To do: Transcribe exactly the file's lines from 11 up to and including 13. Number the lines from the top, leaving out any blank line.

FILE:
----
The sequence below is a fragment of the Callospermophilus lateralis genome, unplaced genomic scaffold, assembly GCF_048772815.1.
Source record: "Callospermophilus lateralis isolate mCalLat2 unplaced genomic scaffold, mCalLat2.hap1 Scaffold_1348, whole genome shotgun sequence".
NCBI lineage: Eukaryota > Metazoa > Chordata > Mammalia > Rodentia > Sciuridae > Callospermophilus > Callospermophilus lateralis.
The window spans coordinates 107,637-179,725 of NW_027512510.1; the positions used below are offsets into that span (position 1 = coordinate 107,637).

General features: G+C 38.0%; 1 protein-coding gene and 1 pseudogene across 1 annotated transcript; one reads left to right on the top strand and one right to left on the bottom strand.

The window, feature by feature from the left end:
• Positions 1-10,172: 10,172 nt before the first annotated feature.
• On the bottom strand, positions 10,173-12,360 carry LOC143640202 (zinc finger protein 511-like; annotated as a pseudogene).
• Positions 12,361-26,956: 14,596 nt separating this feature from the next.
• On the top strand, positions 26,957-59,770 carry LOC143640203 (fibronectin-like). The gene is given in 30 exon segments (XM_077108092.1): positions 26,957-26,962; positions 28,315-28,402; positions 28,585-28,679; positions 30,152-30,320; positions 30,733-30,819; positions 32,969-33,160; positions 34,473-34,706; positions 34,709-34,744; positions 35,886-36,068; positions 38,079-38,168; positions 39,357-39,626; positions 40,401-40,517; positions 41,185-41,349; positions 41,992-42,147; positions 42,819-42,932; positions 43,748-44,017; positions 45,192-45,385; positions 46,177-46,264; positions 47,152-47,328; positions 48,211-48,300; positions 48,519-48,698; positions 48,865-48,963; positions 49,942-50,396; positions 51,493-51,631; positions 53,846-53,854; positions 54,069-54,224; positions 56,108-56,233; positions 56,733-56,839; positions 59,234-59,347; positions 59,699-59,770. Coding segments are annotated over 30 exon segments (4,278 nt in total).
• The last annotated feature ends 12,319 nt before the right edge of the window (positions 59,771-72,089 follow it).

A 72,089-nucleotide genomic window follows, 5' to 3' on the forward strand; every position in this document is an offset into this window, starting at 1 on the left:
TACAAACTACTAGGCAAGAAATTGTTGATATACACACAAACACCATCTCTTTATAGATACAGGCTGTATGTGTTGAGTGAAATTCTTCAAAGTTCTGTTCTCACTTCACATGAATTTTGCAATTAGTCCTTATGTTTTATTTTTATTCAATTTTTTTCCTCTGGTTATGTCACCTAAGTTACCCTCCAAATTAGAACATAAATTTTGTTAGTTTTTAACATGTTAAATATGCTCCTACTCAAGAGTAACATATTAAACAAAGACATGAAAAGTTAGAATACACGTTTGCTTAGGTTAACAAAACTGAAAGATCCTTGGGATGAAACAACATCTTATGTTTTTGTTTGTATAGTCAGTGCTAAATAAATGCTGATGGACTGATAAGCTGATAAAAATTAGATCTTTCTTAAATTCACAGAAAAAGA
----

• The last annotated feature ends 12,319 nt before the right edge of the window (positions 59,771-72,089 follow it).

A 72,089-nucleotide genomic window follows, 5' to 3' on the forward strand; every position in this document is an offset into this window, starting at 1 on the left:
TACAAACTACTAGGCAAGAAATTGTTGATATACACACAAACACCATCTCTTTATAGATACAGGCTGTATGTGTTGAGTGAAATTCTTCAAAGTTCTGTTCTCACTTCACATGAATTTTGCAATTAGTCCTTATGTTTTATTTTTATTCAATTTTTTTCCTCTGGTTATGTCACCTAAGTTACCCTCCAAATTAGAACATAAATTTTGTTAGTTTTTAACATGTTAAATATGCTCCTACTCAAGAGTAACATATTAAACAAAGACATGAAAAGTTAGAATACACGTTTGCTTAGGTTAACAAAACTGAAAGATCCTTGGGATGAAACAACATCTTATGTTTTTGTTTGTATAGTCAGTGCTAAATAAATGCTGATGGACTGATAAGCTGATAAAAATTAGATCTTTCTTAAATTCACAGAAAAAGA